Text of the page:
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A Comedy:



London : Printed for W. Griffin, in Catharine Street, Strand. 1768.

8vo. Price 18. 6d.

"The Good-natured Man" was first performed at Covent Garden Theatre (then

under the management of the elder Colman) on the 29th of January, 1768,

ran ten nights, and went through at least five editions the same year. Goldsmith seems to have taken the hint of Mr. Honeywood's character (the good

natured man of the piece) from the celebrated Mr. S--, who at that time went by the name of “The Good-natured Man"—the lover of the unfortunate Miss Braddock, commemorated in his own “Life of Nash" (see Vol. IV.). IIe owned to Johnson, as Johnson informed Boswell, that he had borrowed the character of Croaker from Suspirius in “The Rambler” (No. 59). Mr. Forster has pointed out resemblances in the 92d letter of “The Citizen of the World" (see Forster's “Goldsmith," vol. ii. p. 58; ed. 1854).


When I undertook to write a comedy, I confess I was strongly prepossessed in favor of the poets of the last age, and strove to imitate them. The term genteel comedy was then unknown amongst us, and little more was desired by an audience than nature and humor, in whatever walks of life they were most conspicuous. The author of the following scenes never imagined that more would be expected of him, and therefore to delineate character has been his principal aim. Those who know anything of composition are sensible that, in pursuing humor, it will sometimes lead us into the recesses of the mean: I was even tempted to look for it in the master of a sponginghouse; but, in deference to the public taste, grown of late, perhaps, too delicate, the scene of the bailiffs was retrenched in the representation. In deference, also, to the judgment of a few friends, who think in a particular way, the scene is here restored. The author submits it to the reader in his closet; and hopes that too much refinement will not banish humor and character from ours, as it has already done from the French theatre. Indeed, the French comedy is now become so very elevated and sentimental that it has not only banished humor and Molière from the stage, but it has banished all spectators too."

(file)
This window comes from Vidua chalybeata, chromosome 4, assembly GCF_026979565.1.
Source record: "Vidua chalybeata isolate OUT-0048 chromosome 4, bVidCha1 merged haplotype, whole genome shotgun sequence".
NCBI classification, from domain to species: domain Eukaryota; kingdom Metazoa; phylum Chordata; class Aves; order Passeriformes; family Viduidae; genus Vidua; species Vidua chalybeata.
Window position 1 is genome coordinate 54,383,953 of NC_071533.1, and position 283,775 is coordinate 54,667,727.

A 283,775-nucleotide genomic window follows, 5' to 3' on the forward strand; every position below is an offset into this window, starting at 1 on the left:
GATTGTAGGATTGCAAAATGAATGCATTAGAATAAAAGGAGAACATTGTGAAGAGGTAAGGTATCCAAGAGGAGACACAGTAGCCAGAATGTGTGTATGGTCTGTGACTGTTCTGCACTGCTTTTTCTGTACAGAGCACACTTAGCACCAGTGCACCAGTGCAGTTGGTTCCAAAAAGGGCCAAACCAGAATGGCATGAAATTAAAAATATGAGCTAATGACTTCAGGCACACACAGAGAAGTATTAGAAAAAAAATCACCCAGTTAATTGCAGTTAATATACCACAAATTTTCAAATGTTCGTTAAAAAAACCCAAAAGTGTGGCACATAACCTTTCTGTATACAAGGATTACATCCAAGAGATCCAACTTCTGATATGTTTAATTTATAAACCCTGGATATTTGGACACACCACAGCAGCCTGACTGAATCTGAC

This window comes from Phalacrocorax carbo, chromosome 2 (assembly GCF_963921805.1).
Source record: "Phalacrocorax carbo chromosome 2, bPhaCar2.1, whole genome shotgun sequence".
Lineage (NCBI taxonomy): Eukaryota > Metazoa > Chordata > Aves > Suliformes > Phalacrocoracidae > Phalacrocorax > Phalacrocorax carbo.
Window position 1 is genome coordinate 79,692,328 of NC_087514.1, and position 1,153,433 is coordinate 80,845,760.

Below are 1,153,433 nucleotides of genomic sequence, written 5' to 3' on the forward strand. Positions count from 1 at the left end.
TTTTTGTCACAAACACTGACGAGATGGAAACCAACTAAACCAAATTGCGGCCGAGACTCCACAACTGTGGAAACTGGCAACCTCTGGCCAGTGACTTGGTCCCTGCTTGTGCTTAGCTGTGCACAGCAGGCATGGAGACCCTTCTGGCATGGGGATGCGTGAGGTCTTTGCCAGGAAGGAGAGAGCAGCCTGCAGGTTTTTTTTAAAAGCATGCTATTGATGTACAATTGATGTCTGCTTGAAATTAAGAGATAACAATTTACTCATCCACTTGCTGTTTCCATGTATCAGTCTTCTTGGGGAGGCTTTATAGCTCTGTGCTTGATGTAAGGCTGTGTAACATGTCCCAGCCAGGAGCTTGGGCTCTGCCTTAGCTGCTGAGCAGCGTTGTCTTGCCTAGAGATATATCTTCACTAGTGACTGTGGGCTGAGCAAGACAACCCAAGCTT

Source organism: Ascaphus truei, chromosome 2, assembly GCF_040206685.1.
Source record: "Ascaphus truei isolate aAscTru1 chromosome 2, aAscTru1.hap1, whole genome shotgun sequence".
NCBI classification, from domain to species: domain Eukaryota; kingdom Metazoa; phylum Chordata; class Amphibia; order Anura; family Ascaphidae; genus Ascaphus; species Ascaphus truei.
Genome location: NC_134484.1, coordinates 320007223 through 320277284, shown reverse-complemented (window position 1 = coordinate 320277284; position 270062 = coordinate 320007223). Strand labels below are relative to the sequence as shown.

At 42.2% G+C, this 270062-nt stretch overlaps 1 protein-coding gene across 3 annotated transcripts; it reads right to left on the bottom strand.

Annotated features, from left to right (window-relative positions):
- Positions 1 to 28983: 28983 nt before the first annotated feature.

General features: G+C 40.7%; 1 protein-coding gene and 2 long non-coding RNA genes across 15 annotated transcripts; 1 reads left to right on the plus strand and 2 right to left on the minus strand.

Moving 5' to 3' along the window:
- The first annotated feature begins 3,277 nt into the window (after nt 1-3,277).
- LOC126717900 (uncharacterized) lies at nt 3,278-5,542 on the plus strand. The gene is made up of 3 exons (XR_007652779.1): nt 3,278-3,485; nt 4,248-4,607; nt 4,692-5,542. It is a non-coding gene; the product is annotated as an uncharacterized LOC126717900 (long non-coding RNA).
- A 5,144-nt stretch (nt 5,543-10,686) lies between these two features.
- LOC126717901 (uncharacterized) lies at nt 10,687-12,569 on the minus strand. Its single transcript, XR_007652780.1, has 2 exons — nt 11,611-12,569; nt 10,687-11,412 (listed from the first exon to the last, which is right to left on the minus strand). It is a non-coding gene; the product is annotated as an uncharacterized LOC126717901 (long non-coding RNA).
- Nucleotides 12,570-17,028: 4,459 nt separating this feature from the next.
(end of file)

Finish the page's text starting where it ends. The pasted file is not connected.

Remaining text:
1 “The scene of the bailiffs,” in the opening of the third act, appeared so broad in its humor as on the first night to keep the fate of the piece some time in suspense; nor was its safety fully secured till the fourth act, where Shuter, in the character of Croaker, read the supposed incendiary letter.

2 “Returning home one day from dining at the chaplain's table, Mr. Johnson told me that Dr. Goldsmith had given a very comical and unnecessarily exact recital there of his own feelings when his play was hissed; telling the company how he went to the Literary Club at night, and chatted gayly among his friends as if nothing had happened amiss; that to impress them still more forcibly with an idea of his magnanimity, he even sang his favorite song about an old woman tossed in a blanket seventeen times as high as the moon ;' but all this while I was suffering horrid tortures,' said he, . and verily believe that if I had put a bit into my